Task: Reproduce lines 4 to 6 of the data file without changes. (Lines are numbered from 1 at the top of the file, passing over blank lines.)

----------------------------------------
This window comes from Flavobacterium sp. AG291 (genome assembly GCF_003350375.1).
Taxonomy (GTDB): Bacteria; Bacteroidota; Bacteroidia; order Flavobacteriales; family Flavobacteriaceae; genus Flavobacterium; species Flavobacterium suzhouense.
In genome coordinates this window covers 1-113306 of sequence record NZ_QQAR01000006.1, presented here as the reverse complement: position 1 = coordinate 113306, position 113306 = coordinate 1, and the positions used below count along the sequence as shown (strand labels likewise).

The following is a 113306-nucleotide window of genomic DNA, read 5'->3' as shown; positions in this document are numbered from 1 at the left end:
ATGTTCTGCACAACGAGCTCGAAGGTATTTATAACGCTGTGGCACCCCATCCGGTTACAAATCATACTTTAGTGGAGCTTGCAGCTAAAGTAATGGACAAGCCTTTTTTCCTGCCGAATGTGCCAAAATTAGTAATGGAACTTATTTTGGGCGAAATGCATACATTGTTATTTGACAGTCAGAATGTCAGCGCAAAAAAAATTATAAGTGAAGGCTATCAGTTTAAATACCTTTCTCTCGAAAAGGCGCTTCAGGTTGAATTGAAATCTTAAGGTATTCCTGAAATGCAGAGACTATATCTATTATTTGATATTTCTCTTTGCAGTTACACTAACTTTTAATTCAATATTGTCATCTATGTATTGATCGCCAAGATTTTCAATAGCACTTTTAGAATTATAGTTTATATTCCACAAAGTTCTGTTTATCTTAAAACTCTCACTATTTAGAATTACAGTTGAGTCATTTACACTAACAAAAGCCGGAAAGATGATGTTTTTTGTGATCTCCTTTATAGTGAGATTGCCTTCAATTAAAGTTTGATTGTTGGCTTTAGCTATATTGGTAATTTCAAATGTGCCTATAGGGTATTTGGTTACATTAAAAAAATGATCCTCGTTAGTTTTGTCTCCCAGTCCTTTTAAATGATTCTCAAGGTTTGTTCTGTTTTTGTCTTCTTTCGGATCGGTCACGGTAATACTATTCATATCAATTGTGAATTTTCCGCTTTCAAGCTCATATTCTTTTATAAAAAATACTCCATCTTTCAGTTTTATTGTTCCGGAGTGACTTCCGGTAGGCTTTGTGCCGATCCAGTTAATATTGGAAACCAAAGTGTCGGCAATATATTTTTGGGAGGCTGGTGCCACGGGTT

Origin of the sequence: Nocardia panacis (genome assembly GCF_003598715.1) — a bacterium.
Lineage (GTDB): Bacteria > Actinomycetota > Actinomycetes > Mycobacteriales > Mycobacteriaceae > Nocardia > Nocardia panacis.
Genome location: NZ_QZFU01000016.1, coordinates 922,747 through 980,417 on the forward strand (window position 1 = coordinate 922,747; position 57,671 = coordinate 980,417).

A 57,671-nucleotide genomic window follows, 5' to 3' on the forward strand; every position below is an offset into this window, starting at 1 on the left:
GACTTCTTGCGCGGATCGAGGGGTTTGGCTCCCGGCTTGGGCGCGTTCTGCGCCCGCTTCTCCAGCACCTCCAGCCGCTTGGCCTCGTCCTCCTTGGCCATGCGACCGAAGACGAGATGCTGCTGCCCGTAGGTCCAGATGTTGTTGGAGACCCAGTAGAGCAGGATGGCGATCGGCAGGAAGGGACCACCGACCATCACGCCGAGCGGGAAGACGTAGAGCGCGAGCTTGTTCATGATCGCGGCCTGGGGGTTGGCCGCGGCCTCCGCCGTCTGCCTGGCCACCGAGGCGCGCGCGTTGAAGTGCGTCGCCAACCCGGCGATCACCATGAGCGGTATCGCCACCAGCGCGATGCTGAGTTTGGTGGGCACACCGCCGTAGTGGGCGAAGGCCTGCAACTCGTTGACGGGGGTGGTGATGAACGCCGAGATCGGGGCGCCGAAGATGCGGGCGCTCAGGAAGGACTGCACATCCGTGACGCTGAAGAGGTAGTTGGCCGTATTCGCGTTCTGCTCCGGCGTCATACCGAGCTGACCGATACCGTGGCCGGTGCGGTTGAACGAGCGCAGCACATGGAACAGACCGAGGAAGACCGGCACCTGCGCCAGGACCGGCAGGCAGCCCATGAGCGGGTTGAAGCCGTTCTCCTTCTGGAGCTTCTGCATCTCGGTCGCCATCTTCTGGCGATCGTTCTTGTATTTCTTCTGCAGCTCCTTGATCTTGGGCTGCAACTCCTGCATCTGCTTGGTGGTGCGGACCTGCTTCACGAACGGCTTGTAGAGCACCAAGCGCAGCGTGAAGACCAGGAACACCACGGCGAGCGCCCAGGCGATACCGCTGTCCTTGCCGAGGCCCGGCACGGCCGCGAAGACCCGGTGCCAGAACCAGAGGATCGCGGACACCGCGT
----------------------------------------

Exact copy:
The following is a 113306-nucleotide window of genomic DNA, read 5'->3' as shown; positions in this document are numbered from 1 at the left end:
ATGTTCTGCACAACGAGCTCGAAGGTATTTATAACGCTGTGGCACCCCATCCGGTTACAAATCATACTTTAGTGGAGCTTGCAGCTAAAGTAATGGACAAGCCTTTTTTCCTGCCGAATGTGCCAAAATTAGTAATGGAACTTATTTTGGGCGAAATGCATACATTGTTATTTGACAGTCAGAATGTCAGCGCAAAAAAAATTATAAGTGAAGGCTATCAGTTTAAATACCTTTCTCTCGAAAAGGCGCTTCAGGTTGAATTGAAATCTTAAGGTATTCCTGAAATGCAGAGACTATATCTATTATTTGATATTTCTCTTTGCAGTTACACTAACTTTTAATTCAATATTGTCATCTATGTATTGATCGCCAAGATTTTCAATAGCACTTTTAGAATTATAGTTTATATTCCACAAAGTTCTGTTTATCTTAAAACTCTCACTATTTAGAATTACAGTTGAGTCATTTACACTAACAAAAGCCGGAAAGATGATGTTTTTTGTGATCTCCTTTATAGTGAGATTGCCTTCAATTAAAGTTTGATTGTTGGCTTTAGCTATATTGGTAATTTCAAATGTGCCTATAGGGTATTTGGTTACATTAAAAAAATGATCCTCGTTAGTTTTGTCTCCCAGTCCTTTTAAATGATTCTCAAGGTTTGTTCTGTTTTTGTCTTCTTTCGGATCGGTCACGGTAATACTATTCATATCAATTGTGAATTTTCCGCTTTCAAGCTCATATTCTTTTATAAAAAATACTCCATCTTTCAGTTTTATTGTTCCGGAGTGACTTCCGGTAGGCTTTGTGCCGATCCAGTTAATATTGGAAACCAAAGTGTCGGCAATATATTTTTGGGAGGCTGGTGCCACGGGTT

Origin of the sequence: Nocardia panacis (genome assembly GCF_003598715.1) — a bacterium.